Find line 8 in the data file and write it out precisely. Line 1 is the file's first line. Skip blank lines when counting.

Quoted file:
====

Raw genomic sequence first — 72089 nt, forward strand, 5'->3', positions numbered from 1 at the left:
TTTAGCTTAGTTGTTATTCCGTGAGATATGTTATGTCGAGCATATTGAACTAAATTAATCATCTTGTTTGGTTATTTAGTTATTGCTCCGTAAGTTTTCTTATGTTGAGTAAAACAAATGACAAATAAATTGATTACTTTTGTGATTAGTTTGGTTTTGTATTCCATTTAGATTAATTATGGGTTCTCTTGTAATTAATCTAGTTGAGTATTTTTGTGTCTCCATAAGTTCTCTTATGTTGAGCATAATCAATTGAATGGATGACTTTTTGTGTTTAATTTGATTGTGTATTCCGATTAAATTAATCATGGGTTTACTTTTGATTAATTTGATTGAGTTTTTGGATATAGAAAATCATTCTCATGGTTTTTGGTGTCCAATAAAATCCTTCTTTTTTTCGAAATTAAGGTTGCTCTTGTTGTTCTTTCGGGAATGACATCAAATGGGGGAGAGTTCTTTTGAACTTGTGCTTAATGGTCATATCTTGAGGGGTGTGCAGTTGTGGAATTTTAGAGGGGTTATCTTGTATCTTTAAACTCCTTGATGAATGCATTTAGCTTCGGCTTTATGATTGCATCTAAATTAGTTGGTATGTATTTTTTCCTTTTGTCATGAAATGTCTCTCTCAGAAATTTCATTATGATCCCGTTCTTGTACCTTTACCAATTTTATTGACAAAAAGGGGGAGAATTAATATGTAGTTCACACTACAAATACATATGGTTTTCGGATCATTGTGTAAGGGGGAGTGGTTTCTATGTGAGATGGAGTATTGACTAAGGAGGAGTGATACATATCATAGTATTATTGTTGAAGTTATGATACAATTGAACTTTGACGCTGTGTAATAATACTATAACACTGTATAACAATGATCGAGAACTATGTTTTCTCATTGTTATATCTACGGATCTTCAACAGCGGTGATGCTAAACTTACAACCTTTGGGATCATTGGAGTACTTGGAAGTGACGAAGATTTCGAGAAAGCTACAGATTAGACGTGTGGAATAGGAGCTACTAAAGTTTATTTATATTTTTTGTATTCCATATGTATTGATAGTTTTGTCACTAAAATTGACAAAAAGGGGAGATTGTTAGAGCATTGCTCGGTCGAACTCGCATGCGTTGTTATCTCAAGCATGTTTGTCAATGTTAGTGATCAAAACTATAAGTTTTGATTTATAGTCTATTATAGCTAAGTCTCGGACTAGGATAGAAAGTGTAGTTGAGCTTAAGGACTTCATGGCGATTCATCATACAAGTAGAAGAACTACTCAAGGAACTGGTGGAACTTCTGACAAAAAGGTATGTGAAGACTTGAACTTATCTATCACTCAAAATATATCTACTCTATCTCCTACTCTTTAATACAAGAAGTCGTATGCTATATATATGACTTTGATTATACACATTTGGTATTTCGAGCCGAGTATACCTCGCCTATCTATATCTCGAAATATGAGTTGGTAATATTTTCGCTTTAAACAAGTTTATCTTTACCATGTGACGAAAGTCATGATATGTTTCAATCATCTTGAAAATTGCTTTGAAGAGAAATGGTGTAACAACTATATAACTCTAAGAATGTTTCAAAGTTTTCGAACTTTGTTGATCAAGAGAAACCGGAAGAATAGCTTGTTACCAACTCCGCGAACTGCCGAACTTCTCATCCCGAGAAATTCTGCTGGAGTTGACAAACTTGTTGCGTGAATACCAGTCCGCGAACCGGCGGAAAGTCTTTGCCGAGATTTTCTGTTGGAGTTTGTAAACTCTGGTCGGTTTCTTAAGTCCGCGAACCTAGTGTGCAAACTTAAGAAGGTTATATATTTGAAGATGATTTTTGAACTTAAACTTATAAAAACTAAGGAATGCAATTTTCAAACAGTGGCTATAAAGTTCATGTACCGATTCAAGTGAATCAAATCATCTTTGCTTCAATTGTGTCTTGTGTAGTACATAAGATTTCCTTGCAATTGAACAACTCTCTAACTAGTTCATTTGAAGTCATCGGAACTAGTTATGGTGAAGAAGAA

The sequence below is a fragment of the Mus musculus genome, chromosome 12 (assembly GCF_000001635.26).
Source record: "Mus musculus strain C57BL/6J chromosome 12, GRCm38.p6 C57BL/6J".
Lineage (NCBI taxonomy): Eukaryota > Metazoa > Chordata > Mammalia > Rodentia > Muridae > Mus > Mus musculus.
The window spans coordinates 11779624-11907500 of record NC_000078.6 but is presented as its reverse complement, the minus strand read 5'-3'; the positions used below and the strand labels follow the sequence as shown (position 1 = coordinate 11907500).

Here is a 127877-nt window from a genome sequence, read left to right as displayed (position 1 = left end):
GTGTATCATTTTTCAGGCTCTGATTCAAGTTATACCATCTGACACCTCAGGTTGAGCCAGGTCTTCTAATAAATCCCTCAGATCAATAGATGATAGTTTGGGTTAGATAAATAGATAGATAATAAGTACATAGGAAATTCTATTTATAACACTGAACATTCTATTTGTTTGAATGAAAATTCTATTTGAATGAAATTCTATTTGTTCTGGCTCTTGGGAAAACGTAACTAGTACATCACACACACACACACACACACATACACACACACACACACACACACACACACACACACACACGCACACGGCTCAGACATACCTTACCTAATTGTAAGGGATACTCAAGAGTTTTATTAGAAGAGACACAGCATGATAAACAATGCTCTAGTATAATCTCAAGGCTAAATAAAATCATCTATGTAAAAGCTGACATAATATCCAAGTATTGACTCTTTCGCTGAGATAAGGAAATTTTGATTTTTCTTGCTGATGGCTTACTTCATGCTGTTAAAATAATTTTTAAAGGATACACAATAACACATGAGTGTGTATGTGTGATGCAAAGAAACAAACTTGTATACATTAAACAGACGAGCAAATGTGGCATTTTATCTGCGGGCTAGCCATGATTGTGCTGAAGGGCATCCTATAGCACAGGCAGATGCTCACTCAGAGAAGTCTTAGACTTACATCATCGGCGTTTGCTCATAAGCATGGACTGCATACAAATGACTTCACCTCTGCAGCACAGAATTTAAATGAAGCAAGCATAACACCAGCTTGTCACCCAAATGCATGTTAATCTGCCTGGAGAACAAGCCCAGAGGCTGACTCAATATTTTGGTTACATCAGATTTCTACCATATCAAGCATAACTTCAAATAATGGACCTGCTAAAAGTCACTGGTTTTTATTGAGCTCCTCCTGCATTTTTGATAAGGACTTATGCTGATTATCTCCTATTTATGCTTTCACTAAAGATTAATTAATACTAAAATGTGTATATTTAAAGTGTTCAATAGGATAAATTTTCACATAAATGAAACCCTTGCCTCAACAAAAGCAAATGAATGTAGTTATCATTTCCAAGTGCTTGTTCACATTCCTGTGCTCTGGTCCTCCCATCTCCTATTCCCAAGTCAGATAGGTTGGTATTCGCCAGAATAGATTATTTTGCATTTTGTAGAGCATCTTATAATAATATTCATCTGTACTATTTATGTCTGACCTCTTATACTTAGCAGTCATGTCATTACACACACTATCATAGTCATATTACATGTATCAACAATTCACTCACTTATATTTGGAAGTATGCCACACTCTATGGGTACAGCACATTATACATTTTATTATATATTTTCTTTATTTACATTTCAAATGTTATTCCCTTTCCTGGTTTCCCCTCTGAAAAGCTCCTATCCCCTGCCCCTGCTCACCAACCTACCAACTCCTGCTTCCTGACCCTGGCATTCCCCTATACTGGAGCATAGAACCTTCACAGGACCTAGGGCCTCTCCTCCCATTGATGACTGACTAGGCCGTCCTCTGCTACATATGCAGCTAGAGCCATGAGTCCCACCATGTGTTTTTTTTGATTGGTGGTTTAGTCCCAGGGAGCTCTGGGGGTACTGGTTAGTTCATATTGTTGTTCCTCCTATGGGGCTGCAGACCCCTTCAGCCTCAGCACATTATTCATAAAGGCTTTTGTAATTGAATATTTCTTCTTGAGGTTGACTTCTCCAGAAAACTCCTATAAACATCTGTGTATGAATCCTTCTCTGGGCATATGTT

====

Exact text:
GTGTATCATTTTTCAGGCTCTGATTCAAGTTATACCATCTGACACCTCAGGTTGAGCCAGGTCTTCTAATAAATCCCTCAGATCAATAGATGATAGTTTGGGTTAGATAAATAGATAGATAATAAGTACATAGGAAATTCTATTTATAACACTGAACATTCTATTTGTTTGAATGAAAATTCTATTTGAATGAAATTCTATTTGTTCTGGCTCTTGGGAAAACGTAACTAGTACATCACACACACACACACACACACATACACACACACACACACACACACACACACACACACACACGCACACGGCTCAGACATACCTTACCTAATTGTAAGGGATACTCAAGAGTTTTATTAGAAGAGACACAGCATGATAAACAATGCTCTAGTATAATCTCAAGGCTAAATAAAATCATCTATGTAAAAGCTGACATAATATCCAAGTATTGACTCTTTCGCTGAGATAAGGAAATTTTGATTTTTCTTGCTGATGGCTTACTTCATGCTGTTAAAATAATTTTTAAAGGATACACAATAACACATGAGTGTGTATGTGTGATGCAAAGAAACAAACTTGTATACATTAAACAGACGAGCAAATGTGGCATTTTATCTGCGGGCTAGCCATGATTGTGCTGAAGGGCATCCTATAGCACAGGCAGATGCTCACTCAGAGAAGTCTTAGACTTACATCATCGGCGTTTGCTCATAAGCATGGACTGCATACAAATGACTTCACCTCTGCAGCACAGAATTTAAATGAAGCAAGCATAACACCAGCTTGTCACCCAAATGCATGTTAATCTGCCTGGAGAACAAGCCCAGAGGCTGACTCAATATTTTGGTTACATCAGATTTCTACCATATCAAGCATAACTTCAAATAATGGACCTGCTAAAAGTCACTGGTTTTTATTGAGCTCCTCCTGCATTTTTGATAAGGACTTATGCTGATTATCTCCTATTTATGCTTTCACTAAAGATTAATTAATACTAAAATGTGTATATTTAAAGTGTTCAATAGGATAAATTTTCACATAAATGAAACCCTTGCCTCAACAAAAGCAAATGAATGTAGTTATCATTTCCAAGTGCTTGTTCACATTCCTGTGCTCTGGTCCTCCCATCTCCTATTCCCAAGTCAGATAGGTTGGTATTCGCCAGAATAGATTATTTTGCATTTTGTAGAGCATCTTATAATAATATTCATCTGTACTATTTATGTCTGACCTCTTATACTTAGCAGTCATGTCATTACACACACTATCATAGTCATATTACATGTATCAACAATTCACTCACTTATATTTGGAAGTATGCCACACTCTATGGGTACAGCACATTATACATTTTATTATATATTTTCTTTATTTACATTTCAAATGTTATTCCCTTTCCTGGTTTCCCCTCTGAAAAGCTCCTATCCCCTGCCCCTGCTCACCAACCTACCAACTCCTGCTTCCTGACCCTGGCATTCCCCTATACTGGAGCATAGAACCTTCACAGGACCTAGGGCCTCTCCTCCCATTGATGACTGACTAGGCCGTCCTCTGCTACATATGCAGCTAGAGCCATGAGTCCCACCATGTGTTTTTTTTGATTGGTGGTTTAGTCCCAGGGAGCTCTGGGGGTACTGGTTAGTTCATATTGTTGTTCCTCCTATGGGGCTGCAGACCCCTTCAGCCTCAGCACATTATTCATAAAGGCTTTTGTAATTGAATATTTCTTCTTGAGGTTGACTTCTCCAGAAAACTCCTATAAACATCTGTGTATGAATCCTTCTCTGGGCATATGTT